when we are passing Comparator Object as an argumen in (TreeSet ts = new TreeSet(new MyComparator());) then JVM will Call compare() Instead of ompareTo(). Then we are getting Customized Sorting (Descending Order), then output is [20, 15, 10, 5, 0].

Example:

class Demo {
public static void main(String[] args) {
TreeSet ts = new TreeSet(new MyComparator());
ts.add("Niraj");
ts.add("Rahul");
ts.add("Kunal");
ts.add("Amit");
ts.add("Sunil");
System.out.println(ts);
}
}
class MyComparator implements Comparator {
public int compare(Object obj1, Object obj2) {
String s1 = obj1.toString();
String s2 = (String) obj2;
return s2.compareTo(s1);// [Sunil, Rahul, Niraj, Kunal, Amit]
// return -s1.compareTo(s2);//valid
}
}

Output:

[Sunil, Rahul, Niraj, Kunal, Amit]

In the above program, we are insert string objects into the TreeSet where the sorting order is of the reverse of alphabetical order.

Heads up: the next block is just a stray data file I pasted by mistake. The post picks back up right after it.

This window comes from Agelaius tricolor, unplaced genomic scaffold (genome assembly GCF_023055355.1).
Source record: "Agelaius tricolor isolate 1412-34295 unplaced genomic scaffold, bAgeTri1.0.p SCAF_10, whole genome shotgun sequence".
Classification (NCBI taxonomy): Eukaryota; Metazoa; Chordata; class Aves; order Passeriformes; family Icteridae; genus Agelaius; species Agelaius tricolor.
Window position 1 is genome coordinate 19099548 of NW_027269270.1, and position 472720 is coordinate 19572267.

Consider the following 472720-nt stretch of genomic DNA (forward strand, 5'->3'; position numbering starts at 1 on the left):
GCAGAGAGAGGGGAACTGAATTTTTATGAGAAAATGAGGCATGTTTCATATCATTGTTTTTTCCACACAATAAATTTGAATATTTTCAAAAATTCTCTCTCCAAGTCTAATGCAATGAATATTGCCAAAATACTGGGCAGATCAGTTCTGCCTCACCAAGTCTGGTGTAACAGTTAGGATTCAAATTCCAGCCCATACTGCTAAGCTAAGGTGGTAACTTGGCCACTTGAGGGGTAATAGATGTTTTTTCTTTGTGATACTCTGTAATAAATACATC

In which case we need to use Comparable.

  • For predefined comparable classes (Like String) default, natural sorting order is already available.
  • For predefine Non-Comparable classes (Like StringBuffer) default, natural sorting order is not already available.

In which case we need to use Comparator.

  • If we are not satisfied with that we can Define Our Own Sorting by Comparator Object.
  • If we want to Define Our Own Sorting we can Use Comparator Object.

Difference between Comparable and Comparator:

  • Comparable present in java.lang package where Comparator presents in java.util package.
  • Comparable is meant for default natural sorting where Comparator is meant for customized sorting order.
  • All wrapper classes and string class implements Comparable Interface where Comparator implements are Collator and RuleBaseCollator.
  • Comparable fefines only one method compareTo() where Comparator defines two methods compare() and equals().

 

Read More topics related to the collection.

 

Read more topics related to java

 

Hope this was helpful for you. If you have any questions please feel free to leave a comment. Thank you for reading.